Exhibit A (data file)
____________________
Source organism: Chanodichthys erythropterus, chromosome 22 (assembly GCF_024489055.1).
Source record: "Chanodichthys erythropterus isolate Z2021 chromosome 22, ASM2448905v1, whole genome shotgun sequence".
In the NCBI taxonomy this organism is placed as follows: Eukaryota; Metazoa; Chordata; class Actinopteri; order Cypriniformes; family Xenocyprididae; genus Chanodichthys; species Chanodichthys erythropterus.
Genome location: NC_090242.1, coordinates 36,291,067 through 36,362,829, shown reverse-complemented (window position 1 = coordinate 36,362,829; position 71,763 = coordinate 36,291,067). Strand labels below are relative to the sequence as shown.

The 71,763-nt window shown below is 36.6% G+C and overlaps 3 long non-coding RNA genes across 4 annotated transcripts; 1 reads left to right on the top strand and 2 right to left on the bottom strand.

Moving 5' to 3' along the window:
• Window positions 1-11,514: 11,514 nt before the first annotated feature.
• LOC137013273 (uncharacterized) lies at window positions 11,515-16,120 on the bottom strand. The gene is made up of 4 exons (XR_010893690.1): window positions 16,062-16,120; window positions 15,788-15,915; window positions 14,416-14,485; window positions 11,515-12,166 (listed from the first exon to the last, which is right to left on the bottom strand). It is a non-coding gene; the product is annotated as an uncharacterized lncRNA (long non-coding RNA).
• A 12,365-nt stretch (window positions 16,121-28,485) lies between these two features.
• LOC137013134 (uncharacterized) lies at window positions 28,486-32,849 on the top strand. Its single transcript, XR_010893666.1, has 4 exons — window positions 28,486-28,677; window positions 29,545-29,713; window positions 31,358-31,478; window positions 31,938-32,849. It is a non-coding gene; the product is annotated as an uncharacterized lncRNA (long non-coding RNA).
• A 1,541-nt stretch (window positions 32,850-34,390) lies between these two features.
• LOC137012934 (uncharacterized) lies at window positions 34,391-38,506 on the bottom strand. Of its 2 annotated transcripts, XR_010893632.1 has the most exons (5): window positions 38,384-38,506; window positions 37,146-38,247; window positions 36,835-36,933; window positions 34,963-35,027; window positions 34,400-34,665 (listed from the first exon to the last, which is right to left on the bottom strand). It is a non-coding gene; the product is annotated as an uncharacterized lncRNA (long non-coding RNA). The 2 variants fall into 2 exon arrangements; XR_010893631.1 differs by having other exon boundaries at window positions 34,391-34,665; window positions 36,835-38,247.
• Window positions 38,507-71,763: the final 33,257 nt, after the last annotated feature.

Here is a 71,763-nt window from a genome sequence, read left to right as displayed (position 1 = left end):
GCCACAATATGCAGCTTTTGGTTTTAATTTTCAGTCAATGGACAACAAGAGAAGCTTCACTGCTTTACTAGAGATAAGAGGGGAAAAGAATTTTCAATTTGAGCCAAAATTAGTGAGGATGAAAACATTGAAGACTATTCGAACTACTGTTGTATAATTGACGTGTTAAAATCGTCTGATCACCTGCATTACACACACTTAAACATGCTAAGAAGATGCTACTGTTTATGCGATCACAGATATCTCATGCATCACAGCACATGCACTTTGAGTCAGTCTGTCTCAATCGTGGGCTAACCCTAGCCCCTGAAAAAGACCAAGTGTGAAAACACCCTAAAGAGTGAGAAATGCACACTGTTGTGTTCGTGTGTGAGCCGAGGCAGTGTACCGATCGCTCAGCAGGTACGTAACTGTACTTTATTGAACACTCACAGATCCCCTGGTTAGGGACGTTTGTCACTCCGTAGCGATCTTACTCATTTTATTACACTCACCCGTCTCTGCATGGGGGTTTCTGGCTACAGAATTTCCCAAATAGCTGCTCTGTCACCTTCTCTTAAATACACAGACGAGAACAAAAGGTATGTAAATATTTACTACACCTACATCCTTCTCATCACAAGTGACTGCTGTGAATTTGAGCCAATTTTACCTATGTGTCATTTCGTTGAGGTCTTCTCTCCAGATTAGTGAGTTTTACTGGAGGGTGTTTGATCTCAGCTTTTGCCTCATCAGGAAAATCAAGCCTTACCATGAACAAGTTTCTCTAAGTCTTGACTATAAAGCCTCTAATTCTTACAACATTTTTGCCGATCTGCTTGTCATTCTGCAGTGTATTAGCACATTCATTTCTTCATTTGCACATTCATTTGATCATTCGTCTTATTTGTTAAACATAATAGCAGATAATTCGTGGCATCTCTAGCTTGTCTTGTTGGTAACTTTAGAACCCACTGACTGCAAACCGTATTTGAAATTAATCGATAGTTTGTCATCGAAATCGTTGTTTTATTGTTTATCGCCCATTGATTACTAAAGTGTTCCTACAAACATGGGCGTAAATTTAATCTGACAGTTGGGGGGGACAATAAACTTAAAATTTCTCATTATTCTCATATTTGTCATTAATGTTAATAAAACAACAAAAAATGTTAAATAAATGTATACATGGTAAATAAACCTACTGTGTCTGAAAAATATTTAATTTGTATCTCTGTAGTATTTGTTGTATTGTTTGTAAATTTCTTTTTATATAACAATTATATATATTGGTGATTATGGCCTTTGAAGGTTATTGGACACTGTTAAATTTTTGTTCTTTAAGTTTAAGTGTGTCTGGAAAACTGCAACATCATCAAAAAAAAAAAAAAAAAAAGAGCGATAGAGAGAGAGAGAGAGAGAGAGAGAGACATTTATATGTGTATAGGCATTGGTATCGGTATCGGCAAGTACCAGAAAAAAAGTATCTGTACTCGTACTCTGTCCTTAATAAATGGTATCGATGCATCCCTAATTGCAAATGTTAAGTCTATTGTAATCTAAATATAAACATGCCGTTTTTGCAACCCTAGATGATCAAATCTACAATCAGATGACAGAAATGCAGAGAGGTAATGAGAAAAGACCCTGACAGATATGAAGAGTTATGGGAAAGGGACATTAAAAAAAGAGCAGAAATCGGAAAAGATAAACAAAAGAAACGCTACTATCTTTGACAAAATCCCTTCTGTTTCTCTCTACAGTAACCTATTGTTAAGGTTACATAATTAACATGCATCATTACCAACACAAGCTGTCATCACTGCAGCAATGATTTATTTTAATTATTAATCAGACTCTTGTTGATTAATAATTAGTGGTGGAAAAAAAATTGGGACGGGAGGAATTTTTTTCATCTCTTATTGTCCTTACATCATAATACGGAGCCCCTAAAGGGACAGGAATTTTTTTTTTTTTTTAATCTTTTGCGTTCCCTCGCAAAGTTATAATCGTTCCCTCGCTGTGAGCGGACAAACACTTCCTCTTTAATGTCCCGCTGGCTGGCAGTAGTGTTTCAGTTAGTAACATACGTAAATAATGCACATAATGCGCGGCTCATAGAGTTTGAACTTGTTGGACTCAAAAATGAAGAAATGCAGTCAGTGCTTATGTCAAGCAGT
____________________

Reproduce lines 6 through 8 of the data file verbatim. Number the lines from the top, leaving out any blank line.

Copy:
Moving 5' to 3' along the window:
• Window positions 1-11,514: 11,514 nt before the first annotated feature.
• LOC137013273 (uncharacterized) lies at window positions 11,515-16,120 on the bottom strand. The gene is made up of 4 exons (XR_010893690.1): window positions 16,062-16,120; window positions 15,788-15,915; window positions 14,416-14,485; window positions 11,515-12,166 (listed from the first exon to the last, which is right to left on the bottom strand). It is a non-coding gene; the product is annotated as an uncharacterized lncRNA (long non-coding RNA).